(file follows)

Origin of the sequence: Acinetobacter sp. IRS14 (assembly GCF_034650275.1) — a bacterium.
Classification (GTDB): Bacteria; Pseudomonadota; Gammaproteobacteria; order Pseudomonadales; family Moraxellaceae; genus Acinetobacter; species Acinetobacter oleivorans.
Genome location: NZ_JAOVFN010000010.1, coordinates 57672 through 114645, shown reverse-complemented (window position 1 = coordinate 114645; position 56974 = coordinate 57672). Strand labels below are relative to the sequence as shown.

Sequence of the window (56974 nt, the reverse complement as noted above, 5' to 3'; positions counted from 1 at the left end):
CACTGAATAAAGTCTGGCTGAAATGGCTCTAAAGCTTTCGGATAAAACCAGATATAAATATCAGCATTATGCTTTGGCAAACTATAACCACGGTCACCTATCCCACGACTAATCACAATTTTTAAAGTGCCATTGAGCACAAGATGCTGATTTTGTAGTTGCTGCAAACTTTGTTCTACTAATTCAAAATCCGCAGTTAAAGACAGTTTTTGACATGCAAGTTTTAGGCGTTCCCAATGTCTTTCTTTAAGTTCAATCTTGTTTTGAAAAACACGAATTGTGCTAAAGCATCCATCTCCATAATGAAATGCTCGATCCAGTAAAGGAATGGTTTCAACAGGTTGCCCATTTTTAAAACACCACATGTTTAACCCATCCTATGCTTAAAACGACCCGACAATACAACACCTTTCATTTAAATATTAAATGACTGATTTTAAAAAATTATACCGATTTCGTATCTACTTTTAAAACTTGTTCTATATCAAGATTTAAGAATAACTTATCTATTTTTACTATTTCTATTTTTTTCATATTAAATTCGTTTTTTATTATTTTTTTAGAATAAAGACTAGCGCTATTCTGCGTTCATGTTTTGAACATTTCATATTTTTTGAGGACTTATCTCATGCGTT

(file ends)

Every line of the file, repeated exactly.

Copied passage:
Origin of the sequence: Acinetobacter sp. IRS14 (assembly GCF_034650275.1) — a bacterium.
Classification (GTDB): Bacteria; Pseudomonadota; Gammaproteobacteria; order Pseudomonadales; family Moraxellaceae; genus Acinetobacter; species Acinetobacter oleivorans.
Genome location: NZ_JAOVFN010000010.1, coordinates 57672 through 114645, shown reverse-complemented (window position 1 = coordinate 114645; position 56974 = coordinate 57672). Strand labels below are relative to the sequence as shown.

Sequence of the window (56974 nt, the reverse complement as noted above, 5' to 3'; positions counted from 1 at the left end):
CACTGAATAAAGTCTGGCTGAAATGGCTCTAAAGCTTTCGGATAAAACCAGATATAAATATCAGCATTATGCTTTGGCAAACTATAACCACGGTCACCTATCCCACGACTAATCACAATTTTTAAAGTGCCATTGAGCACAAGATGCTGATTTTGTAGTTGCTGCAAACTTTGTTCTACTAATTCAAAATCCGCAGTTAAAGACAGTTTTTGACATGCAAGTTTTAGGCGTTCCCAATGTCTTTCTTTAAGTTCAATCTTGTTTTGAAAAACACGAATTGTGCTAAAGCATCCATCTCCATAATGAAATGCTCGATCCAGTAAAGGAATGGTTTCAACAGGTTGCCCATTTTTAAAACACCACATGTTTAACCCATCCTATGCTTAAAACGACCCGACAATACAACACCTTTCATTTAAATATTAAATGACTGATTTTAAAAAATTATACCGATTTCGTATCTACTTTTAAAACTTGTTCTATATCAAGATTTAAGAATAACTTATCTATTTTTACTATTTCTATTTTTTTCATATTAAATTCGTTTTTTATTATTTTTTTAGAATAAAGACTAGCGCTATTCTGCGTTCATGTTTTGAACATTTCATATTTTTTGAGGACTTATCTCATGCGTT